Jan 1, 2011

Gov. Barbour suspends life sentence for Scott sisters
 
 

JACKSON, Mississippi (AP) -- Mississippi Gov. Haley Barbour has suspended the life sentences of two sisters convicted in 1994 for their roles in an armed robbery, but one sister's release is contingent on her giving a kidney to the other.

Gladys and Jamie Scott were convicted of leading two men into an ambush in central Mississippi in 1993. The men were robbed of $11 by three teenagers who hit both men in the head with a shotgun and took their wallets, court records said.

The Scott sisters are eligible for parole in 2014, but 38-year-old Jamie Scott "requires regular dialysis, and her sister has offered to donate one of her kidneys to her," Barbour said.

Barbour said in a news release that 36-year-old Gladys Scott's release is conditioned on her donating one of her kidneys to her sister.

Dan Turner, Barbour's spokesman, told The Associated Press that Jamie Scott was released because she needs the transplant. He said Gladys Scott will be released if she agrees to donate her kidney because of the significant risk and recovery time.

"She wanted to do it," Turner said. "That wasn't something we introduced."

Barbour is a Republican in his second term who has been mentioned as a possible presidential contender in 2012.

He said the Mississippi Parole Board reviewed the case at his request and agreed with the indefinite suspension of their sentences, which is different from a pardon or commutation because it comes with conditions.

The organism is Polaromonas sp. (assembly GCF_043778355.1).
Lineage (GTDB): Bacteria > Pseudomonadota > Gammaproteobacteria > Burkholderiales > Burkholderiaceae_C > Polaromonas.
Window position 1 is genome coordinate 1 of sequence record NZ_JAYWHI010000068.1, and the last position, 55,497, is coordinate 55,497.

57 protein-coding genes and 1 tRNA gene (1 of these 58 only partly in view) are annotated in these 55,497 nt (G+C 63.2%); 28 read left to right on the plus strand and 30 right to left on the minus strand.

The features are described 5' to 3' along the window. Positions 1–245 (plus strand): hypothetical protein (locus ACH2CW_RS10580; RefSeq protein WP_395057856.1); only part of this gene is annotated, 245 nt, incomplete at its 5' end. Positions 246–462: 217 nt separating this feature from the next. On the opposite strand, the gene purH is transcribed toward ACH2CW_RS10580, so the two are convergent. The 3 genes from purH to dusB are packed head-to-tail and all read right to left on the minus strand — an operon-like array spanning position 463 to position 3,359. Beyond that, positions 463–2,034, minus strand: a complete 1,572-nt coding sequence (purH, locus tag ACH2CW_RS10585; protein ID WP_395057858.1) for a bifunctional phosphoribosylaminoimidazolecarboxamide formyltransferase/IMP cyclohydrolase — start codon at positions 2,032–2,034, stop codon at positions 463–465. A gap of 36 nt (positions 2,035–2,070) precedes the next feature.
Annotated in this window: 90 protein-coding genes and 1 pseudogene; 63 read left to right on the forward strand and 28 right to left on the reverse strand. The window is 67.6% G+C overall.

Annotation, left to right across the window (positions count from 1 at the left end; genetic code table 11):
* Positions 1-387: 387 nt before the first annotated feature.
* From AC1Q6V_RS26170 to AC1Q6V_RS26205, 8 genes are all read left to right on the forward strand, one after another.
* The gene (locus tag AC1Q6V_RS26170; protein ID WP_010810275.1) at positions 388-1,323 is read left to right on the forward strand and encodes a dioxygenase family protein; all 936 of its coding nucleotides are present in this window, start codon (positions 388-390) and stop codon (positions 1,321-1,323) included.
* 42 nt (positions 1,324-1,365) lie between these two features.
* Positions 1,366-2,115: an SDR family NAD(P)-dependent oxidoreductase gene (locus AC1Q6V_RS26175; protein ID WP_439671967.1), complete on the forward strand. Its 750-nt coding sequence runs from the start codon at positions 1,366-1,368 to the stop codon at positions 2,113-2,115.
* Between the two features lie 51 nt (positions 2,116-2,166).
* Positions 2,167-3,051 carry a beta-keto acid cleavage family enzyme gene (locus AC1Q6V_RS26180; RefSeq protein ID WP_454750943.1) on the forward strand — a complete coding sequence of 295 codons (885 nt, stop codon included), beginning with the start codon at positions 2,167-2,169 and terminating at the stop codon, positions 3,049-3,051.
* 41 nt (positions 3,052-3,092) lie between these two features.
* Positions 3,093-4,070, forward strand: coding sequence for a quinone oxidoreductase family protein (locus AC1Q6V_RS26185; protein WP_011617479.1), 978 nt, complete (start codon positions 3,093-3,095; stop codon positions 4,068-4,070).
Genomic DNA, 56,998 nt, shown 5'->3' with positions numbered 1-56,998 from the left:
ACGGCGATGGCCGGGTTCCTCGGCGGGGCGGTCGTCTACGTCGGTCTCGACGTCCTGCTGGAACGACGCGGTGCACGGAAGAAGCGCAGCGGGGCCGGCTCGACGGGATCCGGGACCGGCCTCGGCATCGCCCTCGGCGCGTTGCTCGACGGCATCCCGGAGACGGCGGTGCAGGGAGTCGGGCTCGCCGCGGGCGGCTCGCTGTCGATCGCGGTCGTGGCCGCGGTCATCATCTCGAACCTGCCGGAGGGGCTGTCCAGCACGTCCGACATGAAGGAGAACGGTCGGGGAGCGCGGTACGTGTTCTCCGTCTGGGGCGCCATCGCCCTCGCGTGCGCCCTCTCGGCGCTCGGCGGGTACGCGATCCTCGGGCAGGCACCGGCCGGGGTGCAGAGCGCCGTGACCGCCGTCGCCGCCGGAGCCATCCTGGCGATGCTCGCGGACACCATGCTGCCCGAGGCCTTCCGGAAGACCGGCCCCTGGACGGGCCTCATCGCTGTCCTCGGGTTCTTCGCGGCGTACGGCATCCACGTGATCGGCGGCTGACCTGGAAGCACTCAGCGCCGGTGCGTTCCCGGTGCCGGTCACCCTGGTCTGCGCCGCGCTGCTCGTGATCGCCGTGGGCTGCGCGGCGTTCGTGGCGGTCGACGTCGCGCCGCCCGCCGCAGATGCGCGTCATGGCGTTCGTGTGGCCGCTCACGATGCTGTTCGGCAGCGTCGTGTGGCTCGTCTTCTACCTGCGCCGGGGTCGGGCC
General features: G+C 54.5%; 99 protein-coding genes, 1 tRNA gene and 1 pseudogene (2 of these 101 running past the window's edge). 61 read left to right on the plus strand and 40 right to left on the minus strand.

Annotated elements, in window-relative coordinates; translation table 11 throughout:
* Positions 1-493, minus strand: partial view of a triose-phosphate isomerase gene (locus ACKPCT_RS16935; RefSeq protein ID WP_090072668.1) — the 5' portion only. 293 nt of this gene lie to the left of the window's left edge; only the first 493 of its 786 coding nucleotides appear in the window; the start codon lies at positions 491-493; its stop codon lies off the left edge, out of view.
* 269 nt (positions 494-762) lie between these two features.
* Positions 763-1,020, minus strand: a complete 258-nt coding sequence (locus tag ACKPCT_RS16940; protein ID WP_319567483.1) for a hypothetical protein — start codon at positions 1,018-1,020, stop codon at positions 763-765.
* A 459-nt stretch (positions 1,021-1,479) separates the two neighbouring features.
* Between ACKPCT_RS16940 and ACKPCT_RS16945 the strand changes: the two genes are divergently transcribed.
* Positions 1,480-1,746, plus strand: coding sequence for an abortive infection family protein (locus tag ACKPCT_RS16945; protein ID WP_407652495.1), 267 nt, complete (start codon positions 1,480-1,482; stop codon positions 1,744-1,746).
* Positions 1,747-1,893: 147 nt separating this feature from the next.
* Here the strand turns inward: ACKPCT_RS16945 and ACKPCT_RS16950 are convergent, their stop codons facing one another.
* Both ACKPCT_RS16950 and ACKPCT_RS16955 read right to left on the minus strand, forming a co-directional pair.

An "indefinite suspension of sentence" can be reversed if the conditions are not followed, but those requirements are usually things like meeting with a parole officer.

The Scott sisters have received significant public support from advocacy groups, including the NAACP, which called for their release. Hundreds of people marched through downtown Jackson from the state capital to the governor's mansion in September, chanting in unison that the women should be freed.

Still, their release won't be immediate.

Mississippi Department of Corrections Commissioner Chris Epps said late Wednesday that he had not received the order. He also said the women want to live with relatives in Florida, which requires approval from officials in that state.

In general, that process takes 45 days.

Copyright 2010 The Associated Press.

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